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Dental Health Facts

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Your oral health could be an indicator of your overall health.

 

Regular visits to the dentist may do more than brighten your smile. Research has linked periodontal (gum) disease, a bacterial infection, to complications for heart disease, stroke, diabetes, preterm birth, pre-eclampsia, osteoporosis and other health issues.

 

Research shows that people with periodontal (gum) disease may be more at risk for heart disease and strokes. That's because bacteria from the gum tissues may enter the blood stream and cause small blood clots that may contribute to the clogging of arteries. University of Minnesota research that two kinds of bacteria breeding in dental plaque around inflamed gums can lead to blood clumping. This is the first step towards forming a clot that can trigger a heart attack. Inflammation caused by gum disease may also contribute to the buildup of fatty deposits inside heart arteries.

 

Diabetics tend to have more gum disease because diabetes can slow the healing process and lower one's resistance to infections. Research also shows diabetics suffer greater tooth loss than patients without diabetes. Gum disease makes it more difficult for diabetics to control their blood sugar, and moderate or severe gum disease can increase the time a diabetic's blood sugar remains high. Good dental health may be linked to a reduced risk of diabetic complications.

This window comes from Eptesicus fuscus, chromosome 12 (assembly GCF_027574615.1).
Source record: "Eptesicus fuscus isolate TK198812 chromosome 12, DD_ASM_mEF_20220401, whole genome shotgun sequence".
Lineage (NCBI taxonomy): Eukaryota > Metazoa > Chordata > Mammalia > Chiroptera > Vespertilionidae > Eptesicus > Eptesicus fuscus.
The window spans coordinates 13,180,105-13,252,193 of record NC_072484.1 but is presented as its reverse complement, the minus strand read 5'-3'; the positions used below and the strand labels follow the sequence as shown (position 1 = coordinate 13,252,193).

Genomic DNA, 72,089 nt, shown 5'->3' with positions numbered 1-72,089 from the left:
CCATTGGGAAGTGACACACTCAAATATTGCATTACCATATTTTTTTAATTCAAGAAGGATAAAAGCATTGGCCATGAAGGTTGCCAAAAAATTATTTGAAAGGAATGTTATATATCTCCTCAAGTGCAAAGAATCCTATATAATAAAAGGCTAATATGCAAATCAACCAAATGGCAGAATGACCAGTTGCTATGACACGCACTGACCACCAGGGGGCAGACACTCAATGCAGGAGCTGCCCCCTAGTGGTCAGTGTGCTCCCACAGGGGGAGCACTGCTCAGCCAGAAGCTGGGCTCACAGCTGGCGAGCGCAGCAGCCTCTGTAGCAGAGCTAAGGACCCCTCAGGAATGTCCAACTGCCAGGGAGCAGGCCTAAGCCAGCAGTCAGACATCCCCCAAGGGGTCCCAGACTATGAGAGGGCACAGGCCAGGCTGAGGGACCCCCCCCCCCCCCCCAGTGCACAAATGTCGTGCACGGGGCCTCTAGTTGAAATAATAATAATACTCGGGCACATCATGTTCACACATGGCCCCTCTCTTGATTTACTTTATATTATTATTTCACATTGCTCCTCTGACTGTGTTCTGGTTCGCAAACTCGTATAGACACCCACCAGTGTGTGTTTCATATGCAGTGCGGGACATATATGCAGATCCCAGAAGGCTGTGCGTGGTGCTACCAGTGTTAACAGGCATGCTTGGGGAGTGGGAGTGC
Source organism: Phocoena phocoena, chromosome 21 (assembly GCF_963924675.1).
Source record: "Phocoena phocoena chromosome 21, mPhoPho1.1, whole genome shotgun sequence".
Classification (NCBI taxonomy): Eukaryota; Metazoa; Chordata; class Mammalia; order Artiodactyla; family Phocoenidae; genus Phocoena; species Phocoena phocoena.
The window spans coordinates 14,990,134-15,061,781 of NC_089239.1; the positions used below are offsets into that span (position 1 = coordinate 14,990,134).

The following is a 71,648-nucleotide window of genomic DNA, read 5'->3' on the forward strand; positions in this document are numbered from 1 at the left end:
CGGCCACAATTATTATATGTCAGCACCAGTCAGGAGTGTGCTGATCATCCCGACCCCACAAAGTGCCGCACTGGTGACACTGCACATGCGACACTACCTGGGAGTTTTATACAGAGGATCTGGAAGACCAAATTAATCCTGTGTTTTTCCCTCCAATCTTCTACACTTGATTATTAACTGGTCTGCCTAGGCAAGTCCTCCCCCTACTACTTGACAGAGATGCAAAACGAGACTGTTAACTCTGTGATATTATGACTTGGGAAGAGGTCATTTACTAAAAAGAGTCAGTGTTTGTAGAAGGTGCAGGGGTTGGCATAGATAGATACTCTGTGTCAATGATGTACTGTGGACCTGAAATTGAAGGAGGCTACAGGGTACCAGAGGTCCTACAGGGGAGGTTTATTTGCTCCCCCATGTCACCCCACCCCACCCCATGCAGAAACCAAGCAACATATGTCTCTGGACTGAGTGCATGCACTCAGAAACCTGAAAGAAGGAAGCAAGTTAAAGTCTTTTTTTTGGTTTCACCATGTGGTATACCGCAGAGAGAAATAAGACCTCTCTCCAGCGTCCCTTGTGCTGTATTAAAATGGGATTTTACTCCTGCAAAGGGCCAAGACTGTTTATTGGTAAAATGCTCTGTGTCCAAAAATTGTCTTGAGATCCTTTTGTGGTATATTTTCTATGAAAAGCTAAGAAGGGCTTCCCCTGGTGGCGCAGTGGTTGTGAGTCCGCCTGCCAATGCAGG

Degenerative osteoporosis is associated with the loss of bone mineral and has been suggested as a risk factor for oral bone loss and for tooth loss, due to a decrease in bone density in the jaw supporting teeth. Women with severe osteoporosis are three times more likely to experience tooth loss than are women who do not have osteoporosis.

 

 

Healthy Gums & Pregnancy

 

Did you know that pregnant women with chronic periodontal (gum) disease during the second trimester are up to seven times more likely to give birth prematurely?  An expectant mom's gum disease may indicate an increased probability of a pre-term birth. Receiving professional dental care during pregnancy is important. Yet, the American Dental Association (ADA) says that most pregnant women will not visit their dentist - even if they are having dental problems.  

 

Elevated ovarian hormones during pregnancy are associated with increased gum inflammation. Your gums can become red, puffy or tender and may bleed when you brush. See your dentist during your pregnancy and be sure to mention if you've noticed these symptoms. Your dentist may recommend an additional cleaning during your second trimester or early third trimester to help you avoid problems.  

 

Gum inflammation plays a possible role in the development of pre-eclampsia, a serious condition affecting approximately 5% of U.S. pregnancies. When a mother suffers from pre-eclampsia, the blood supply to her baby is reduced, adversely impacting the baby's ability to grow and be healthy.